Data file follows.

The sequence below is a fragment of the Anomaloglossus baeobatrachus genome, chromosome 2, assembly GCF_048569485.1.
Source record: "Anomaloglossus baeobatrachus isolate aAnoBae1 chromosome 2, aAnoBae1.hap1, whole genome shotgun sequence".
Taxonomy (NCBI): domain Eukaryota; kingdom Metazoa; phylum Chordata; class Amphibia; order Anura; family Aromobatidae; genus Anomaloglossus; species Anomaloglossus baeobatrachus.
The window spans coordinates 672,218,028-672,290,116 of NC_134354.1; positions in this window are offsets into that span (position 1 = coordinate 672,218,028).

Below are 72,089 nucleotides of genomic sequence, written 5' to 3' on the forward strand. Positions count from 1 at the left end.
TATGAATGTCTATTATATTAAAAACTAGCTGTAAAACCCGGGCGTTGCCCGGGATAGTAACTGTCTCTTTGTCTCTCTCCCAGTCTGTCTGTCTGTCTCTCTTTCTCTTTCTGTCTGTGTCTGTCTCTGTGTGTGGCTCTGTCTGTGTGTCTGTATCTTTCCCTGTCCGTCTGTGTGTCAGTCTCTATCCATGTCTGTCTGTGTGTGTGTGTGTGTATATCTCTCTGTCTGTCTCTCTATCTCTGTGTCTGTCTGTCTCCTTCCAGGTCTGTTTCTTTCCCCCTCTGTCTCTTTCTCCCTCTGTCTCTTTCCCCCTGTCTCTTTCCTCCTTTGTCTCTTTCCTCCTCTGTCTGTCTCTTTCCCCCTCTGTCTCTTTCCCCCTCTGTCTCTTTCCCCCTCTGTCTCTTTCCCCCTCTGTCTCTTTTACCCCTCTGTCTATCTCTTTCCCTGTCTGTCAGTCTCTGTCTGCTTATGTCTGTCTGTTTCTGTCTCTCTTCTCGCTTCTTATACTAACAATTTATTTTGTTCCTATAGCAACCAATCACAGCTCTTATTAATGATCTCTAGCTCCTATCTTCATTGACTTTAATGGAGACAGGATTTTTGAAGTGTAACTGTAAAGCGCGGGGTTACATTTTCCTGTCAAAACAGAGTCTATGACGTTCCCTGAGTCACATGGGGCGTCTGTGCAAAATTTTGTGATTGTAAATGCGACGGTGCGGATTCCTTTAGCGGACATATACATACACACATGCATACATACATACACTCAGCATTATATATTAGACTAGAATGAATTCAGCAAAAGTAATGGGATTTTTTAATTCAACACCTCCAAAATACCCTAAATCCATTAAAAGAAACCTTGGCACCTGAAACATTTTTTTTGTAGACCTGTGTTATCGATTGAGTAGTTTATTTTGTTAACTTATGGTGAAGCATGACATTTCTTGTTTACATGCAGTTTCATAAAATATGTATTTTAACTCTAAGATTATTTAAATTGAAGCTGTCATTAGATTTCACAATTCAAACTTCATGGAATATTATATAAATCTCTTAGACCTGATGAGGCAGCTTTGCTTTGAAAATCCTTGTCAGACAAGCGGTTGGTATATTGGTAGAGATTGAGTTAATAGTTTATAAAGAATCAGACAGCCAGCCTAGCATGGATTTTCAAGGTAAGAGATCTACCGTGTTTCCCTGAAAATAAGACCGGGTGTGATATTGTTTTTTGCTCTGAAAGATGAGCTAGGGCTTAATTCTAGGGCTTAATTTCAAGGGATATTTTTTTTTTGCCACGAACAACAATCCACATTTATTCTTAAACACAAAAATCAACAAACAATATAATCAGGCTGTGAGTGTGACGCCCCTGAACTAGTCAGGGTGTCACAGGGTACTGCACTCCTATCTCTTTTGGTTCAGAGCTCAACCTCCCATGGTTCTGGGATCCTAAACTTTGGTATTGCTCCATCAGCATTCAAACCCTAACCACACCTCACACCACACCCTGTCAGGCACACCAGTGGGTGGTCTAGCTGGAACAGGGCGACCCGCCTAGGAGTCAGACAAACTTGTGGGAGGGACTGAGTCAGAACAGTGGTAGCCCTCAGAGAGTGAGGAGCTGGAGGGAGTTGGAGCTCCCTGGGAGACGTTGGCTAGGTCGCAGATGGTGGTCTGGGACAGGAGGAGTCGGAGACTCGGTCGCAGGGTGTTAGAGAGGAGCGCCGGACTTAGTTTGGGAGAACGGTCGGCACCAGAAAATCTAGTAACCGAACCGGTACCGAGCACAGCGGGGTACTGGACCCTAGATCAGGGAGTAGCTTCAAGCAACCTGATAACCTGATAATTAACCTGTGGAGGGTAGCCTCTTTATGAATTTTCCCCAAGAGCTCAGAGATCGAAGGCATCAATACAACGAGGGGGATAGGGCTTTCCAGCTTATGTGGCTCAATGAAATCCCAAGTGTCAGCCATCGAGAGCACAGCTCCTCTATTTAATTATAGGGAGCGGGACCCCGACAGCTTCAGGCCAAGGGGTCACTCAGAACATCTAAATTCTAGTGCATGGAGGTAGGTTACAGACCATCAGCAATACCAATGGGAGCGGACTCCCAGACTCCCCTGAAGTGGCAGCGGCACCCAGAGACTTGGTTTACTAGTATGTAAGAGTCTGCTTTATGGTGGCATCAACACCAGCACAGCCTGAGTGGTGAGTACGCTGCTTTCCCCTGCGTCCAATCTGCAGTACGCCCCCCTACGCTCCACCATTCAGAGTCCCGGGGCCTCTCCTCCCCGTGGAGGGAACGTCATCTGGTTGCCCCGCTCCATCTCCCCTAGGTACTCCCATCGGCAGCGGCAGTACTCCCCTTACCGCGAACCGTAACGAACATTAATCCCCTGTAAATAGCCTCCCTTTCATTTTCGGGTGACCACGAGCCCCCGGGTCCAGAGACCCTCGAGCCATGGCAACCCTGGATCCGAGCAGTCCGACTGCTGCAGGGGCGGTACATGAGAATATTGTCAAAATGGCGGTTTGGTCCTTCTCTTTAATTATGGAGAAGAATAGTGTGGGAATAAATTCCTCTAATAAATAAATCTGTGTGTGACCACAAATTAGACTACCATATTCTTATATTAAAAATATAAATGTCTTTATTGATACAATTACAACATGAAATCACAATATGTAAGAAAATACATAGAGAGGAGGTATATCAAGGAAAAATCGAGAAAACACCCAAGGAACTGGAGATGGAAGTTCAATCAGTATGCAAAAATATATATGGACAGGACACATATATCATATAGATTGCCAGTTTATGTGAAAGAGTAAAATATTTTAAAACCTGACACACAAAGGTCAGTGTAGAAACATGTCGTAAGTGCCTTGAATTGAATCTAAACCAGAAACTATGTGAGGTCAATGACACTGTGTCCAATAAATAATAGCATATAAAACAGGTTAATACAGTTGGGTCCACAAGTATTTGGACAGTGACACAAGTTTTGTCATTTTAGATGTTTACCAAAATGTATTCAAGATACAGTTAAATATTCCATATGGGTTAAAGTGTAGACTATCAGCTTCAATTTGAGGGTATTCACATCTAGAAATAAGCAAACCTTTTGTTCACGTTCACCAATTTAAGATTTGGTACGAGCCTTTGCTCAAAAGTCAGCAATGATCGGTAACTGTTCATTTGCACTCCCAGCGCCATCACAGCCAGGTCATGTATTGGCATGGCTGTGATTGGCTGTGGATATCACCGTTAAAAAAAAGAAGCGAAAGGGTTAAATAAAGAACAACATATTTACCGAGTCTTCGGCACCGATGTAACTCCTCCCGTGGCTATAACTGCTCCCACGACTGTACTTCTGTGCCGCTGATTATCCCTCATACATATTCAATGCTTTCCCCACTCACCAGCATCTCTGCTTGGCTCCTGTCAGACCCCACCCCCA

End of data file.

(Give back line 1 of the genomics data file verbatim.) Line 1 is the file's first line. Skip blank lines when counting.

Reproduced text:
The sequence below is a fragment of the Anomaloglossus baeobatrachus genome, chromosome 2, assembly GCF_048569485.1.